In this episode of Psychedelics Weekly, David is joined by Kathryn L. Tucker, JD: Director of Advocacy at the National Psychedelics Association and a founding member of the Psychedelic Bar Association with over 35 years in advocacy in protecting the rights of dying patients.
Tucker is currently working with Dr. Sunil Agarwal of the Advanced Integrative Medical Science (AIMS) Institute in a battle against the DEA: Agarwal works with end-of-life cancer patients and approached the DEA to see how they’d accommodate state and federal Right to Try laws to grant his patients access to psilocybin, which the DEA denied. This led to the federal case, AIMS vs. the DEA (AIMS I), then AIMS II (which petitions their denial of Right to Try access), and now, AIMS III, which appeals their denial of the petition to reschedule psilocybin.
As with all things government-related, the story shows how little these people actually care about any of us, but Tucker gracefully walks us through the whole convoluted mess; explaining each step, what should happen next, where the DEA blatantly disregarded rules, what you can do to help, and ultimately, the importance of this case in how situations like these could be handled in the future (from both sides). She discusses the problems with state legalization under federal jurisdiction; what we can learn from what we saw with safe injection sites being canceled in Philadelphia; Cory Booker and Rand Paul’s Breakthrough Therapy Act; the idea of having state-legal programs actually run by the government to create a federal safe harbor; and more.
And in the news, they cover recently submitted legalization bills, Australia legalizing the medical use of psilocybin and MDMA (for specific conditions by approved practitioners), and the concern over what will happen with ketamine telehealth when the Covid-19 Emergency is finally put to an end in May.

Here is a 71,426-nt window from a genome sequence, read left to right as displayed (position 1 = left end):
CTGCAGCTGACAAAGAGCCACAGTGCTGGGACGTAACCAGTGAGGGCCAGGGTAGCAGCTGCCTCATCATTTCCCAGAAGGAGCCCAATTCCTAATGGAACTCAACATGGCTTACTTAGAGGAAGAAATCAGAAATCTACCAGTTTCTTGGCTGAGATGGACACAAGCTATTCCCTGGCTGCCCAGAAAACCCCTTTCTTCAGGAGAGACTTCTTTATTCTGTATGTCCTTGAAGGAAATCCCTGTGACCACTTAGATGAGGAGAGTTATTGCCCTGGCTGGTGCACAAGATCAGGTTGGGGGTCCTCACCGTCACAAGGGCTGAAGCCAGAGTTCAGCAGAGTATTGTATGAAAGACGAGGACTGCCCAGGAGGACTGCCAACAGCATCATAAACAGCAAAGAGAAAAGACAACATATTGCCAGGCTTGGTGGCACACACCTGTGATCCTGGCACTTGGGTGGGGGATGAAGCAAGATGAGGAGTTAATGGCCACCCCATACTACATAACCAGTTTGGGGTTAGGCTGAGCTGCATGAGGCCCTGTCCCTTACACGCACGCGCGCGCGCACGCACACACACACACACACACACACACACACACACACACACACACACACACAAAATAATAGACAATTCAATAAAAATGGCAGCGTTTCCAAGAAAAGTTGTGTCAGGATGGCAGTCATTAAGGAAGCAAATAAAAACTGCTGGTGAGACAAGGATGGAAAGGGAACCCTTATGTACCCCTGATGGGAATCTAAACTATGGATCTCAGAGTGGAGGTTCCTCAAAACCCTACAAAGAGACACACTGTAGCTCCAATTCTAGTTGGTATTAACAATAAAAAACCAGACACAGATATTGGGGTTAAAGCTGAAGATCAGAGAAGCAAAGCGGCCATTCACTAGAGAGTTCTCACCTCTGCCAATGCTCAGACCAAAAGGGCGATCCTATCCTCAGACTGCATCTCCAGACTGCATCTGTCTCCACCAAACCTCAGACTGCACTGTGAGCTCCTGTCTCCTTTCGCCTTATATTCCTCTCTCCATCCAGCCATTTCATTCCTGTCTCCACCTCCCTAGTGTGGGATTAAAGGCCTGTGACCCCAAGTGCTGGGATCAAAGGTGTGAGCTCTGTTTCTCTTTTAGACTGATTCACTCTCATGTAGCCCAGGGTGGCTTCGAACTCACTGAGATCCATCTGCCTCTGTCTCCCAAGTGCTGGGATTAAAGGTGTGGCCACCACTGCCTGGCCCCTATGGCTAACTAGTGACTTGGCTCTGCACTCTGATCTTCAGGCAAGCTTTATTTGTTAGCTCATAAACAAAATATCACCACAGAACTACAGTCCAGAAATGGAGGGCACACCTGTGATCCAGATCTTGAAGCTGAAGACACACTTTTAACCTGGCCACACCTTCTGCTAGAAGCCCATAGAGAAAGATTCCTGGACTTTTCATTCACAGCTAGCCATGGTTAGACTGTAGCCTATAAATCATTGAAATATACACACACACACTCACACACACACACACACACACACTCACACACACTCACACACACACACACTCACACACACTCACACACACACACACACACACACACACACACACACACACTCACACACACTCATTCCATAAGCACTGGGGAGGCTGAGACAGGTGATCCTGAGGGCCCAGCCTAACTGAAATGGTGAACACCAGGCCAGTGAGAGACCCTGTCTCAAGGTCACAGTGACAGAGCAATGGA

“As you may have seen just last week in Australia, MDMA and psilocybin were rescheduled. And you might have noticed in the press release a reference to the fact that the Australian agency took in a considerable amount of medical and scientific data when it was considering that rescheduling. That’s proper. That’s necessary. That did not happen here. So what happened in Australia exemplifies and throws into sharp light that the DEA failed as a matter of process here.”
“The problem with state legalization as mentioned earlier is that it can do no more than offer state safe harbor. It cannot alter federal law. …Under the Oregon statute, all psilocybin must be consumed at a psilocybin service center, which must be licensed by the state, and it must be purchased and consumed at that center in the presence of a licensed facilitator. That is what is legal under Oregon state law. However, the operation of those psilocybin service centers is still a federal crime. And I think there has been a hope and possibly even an expectation that the federal government is going to look the other way. We have no indication that that is going to happen.”
“Within the Controlled Substances Act, there’s a provision that if the action is taken by a government official, then there is a federal safe harbor. So one of the ways that one might be looking at creatively revising these state legalizations is to have the program be run by the government. Now could you make an argument that when, for example, the Oregon Health Authority issues licenses to Oregon service centers, that that means it’s a government-run facility? Maybe. I mean, I think that’s an argument worth fully vetting, because it could bring you within federal safe harbor.”